By Paul Goble
It has become a commonplace among many liberal critics of the Putin regime that the current Kremlin leader is promoting the transformation of Russia into something like Iran or North Korea, ideocratic states isolated from the rest of the world, Andrey Nikulin says. But there are compelling reasons why if he tries, he will fail.
With all its problems, the Russian commentator says, Russia remains far more integrated with the rest of the world than either of those countries were even when their current regimes began the process of cutting them off from the world. Even now, Russians are unwilling to be as isolated as some in the regime would like (kasparov.ru/material.php?id=6346404A051AA).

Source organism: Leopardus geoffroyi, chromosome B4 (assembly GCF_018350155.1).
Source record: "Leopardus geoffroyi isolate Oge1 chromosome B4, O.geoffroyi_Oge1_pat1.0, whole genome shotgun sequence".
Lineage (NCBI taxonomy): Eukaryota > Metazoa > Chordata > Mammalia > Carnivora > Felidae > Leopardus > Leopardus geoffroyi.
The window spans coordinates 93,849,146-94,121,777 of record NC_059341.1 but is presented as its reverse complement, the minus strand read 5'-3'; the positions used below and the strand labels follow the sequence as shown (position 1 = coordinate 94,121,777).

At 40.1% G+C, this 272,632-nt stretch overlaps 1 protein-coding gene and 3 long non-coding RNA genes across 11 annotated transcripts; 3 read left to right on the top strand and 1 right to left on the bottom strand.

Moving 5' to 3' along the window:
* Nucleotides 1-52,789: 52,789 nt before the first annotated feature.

No Kremlin propaganda will be able to eliminate from Russian mindsets “the conditioned reflect to go to Wikipedia in search of answers to questions” or completely eliminate “the understandings of decency and the beginnings of humanism that Russians have taken from Western culture,” Nikulin says.
The historical complexity of Russian society and its integration with the West which has shaped the current economic reality of the country makes Russia a very poor candidate to follow the course of Iran and North Korea, and developments in the former show that even if efforts are made to isolate a country they will be opposed and resisted.
Consequently, the commentator concludes, any effort to move in that direction will “either finish off both society and the country itself” before it gets half way to the Iranian or North Korean ideal and that once those threats become obvious, Russians will turn around out of “a sense of self-preservation and wander back to a dull future lit by Western suns.”